Ethical financial and employment services

Pension Automatic Enrolment

Pension automatic enrolment started at the beginning of October 2012 with staff who work for the biggest businesses. Firms with fewer than 50 workers will not start enrolling their staff until June 2015 at the earliest. But even the smallest employer – such as a plumber employing a full-time assistant – will eventually be obliged by law to enrol staff.

Employers are obliged to pay in as well, with the government adding a little extra through tax relief.

So who will automatically be enrolled into a workplace pension scheme?

A workplace pension is a saving scheme for retirement organised through an employer. The employer may have their own scheme, offer one from a specialist pension provider, or use a government-backed scheme.

Under the new system, those who work in the UK, are aged over 22 and under the state pension age, are not already in a scheme, and earn more than £8,105 a year will automatically be enrolled.

Part-time workers who earn less than that can ask to take part if they want to and, if they earn more than £5,564, their employer will be obliged to make a contribution too.

Those aged under 22, or over state pension age and still working, can also opt-in in the same way. Those who already save in a workplace pension scheme or are self-employed will not be signed up.

Do I have to take part?

No. You may decide that you need all of your monthly pay to make ends meet or you have a private pension policy you think is sufficient.

Staff will be given a letter about the scheme when it starts at their workplace. This will explain who the pension provider is. Workers can ask this provider for an opt-out form.

If they fill it in within a month, then their involvement will be cancelled.

If they take longer, then they will start to build up a very small pension pot. This will still exist when the opt-out is processed, but it will just sit there untouched until retirement.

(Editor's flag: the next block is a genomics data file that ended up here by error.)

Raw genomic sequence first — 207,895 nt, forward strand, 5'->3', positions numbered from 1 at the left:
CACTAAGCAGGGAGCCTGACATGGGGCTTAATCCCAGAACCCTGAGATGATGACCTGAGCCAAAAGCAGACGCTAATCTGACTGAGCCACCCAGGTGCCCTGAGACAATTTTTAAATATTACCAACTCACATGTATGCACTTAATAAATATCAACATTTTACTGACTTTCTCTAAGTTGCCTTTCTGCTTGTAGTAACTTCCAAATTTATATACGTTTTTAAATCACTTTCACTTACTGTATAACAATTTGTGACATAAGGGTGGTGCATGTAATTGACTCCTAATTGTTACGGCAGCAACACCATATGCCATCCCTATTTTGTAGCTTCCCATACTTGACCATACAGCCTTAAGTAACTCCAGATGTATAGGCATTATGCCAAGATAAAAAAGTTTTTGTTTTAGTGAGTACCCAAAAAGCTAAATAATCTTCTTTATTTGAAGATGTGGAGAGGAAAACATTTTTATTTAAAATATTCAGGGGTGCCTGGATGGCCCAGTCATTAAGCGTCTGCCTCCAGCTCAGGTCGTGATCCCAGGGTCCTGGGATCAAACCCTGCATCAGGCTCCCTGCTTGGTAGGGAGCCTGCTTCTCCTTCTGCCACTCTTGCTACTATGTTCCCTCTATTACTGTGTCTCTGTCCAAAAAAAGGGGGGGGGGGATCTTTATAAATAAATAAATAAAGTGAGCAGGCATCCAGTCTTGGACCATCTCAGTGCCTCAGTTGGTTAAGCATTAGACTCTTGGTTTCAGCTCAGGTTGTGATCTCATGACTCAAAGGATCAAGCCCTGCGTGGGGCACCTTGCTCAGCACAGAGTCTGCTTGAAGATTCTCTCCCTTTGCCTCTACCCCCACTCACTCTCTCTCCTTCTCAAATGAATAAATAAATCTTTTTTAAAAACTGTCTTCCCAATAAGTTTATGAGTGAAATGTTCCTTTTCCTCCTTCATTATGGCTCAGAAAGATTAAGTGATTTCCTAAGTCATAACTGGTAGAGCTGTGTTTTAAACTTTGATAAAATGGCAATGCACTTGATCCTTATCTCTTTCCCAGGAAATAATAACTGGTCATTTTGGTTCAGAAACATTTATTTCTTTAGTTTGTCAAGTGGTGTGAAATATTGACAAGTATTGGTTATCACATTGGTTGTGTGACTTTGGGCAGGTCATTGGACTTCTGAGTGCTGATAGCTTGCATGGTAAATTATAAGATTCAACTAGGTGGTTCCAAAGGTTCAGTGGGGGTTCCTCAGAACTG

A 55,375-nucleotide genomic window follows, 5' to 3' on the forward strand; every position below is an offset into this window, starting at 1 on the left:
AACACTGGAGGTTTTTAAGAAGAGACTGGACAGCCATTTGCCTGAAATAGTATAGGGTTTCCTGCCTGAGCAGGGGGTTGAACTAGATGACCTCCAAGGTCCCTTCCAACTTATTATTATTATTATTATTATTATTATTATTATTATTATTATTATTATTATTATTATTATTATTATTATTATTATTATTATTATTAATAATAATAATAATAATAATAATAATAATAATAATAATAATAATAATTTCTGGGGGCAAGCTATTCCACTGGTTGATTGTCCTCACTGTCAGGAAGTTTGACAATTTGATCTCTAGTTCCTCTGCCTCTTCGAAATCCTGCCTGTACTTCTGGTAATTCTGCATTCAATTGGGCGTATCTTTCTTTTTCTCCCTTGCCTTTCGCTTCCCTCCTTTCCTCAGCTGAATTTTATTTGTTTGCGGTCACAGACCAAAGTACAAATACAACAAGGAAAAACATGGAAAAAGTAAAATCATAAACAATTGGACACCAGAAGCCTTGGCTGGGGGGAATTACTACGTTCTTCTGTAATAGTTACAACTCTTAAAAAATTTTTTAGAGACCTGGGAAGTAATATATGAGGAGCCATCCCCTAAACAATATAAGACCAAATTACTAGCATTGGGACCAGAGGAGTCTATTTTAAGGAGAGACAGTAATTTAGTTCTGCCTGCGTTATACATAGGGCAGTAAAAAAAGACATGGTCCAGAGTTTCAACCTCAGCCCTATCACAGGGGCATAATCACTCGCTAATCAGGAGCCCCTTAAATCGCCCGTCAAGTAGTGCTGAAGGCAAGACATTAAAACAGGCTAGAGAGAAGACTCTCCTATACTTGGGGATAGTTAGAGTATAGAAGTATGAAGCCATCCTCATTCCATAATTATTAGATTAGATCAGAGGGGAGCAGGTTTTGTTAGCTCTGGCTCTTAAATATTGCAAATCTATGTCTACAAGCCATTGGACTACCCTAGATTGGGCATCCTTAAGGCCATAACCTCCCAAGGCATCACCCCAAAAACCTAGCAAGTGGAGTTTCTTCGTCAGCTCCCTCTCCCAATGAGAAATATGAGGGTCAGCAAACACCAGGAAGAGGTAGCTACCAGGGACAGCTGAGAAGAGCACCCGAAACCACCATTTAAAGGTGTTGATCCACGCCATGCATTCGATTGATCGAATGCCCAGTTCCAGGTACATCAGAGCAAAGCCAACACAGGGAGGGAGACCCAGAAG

It is worth remembering that by opting out, workers will miss out on the contribution their employer puts into the pension. In the majority of cases, they simply will not get these payments in any other way, such as in their regular pay.

Those who opt out will also be enrolled again every three years by an employer, or after three months at a new job, at which point they will need to complete the opt-out process again.

What it means for your pay packet

At first, an employee will only see a minimum of 0.8% of their earnings going to their workplace pension. Their employer will be obliged to add a contribution that is the equivalent of 1% of the worker’s earnings. Tax relief adds another 0.2%. However, these amounts will increase to a minimum of a 4% contribution from the employee, 3% from the employer, and 1% in tax relief from October 2018.

This means the equivalent of 8% of a worker’s earnings (including overtime, but excluding any earnings over £42,275) will go into their pension pot.

You will not be able to get at the funds until the age of 55 at the earliest so, in the meantime, the money is invested. The pension firm, insurance company, or government-backed organisation that is running the scheme will give each worker a choice on how risky they want these investments to be.

There will also be options for people to choose Sharia-compliant, or ethical funds.

There will be a default option. This generally starts very safely, tries to make a bigger return during a worker’s middle age, then plays safe again as he or she approaches retirement.

There will be a charge levied by the pension provider, which is taken automatically each year from the pot.

What sort of pension will I have at the end of it?

It is very difficult to predict what sort of pension somebody would have at the end of the process, owing to the impact of the success of investments, changes to people’s earnings and the age at which they decide to retire. However, as a ballpark figure, a 30-year-old who earns £20,000 now, sees a 1% above inflation pay rise each year, makes the minimum contributions permitted, whose investments have a small but regular return and who retires at 70 may receive a pension each year of £2,100 at today’s prices.

Experts and ministers say it is vital people make a start at an early stage in their working lives, to eventually have savings that will top up the state pension.

For further information, please do not hesitate to contact the Smart Savings team.



Information for employers – Are you ready for automatic enrolment?

You can view a very useful Webinar here

There’s also more detailed guidance for employers about the automatic enrolment process from The Pensions Regulator

Smart Savings, Redruth Community Centre, Foundry Row, Redruth, Cornwall, TR15 1AN
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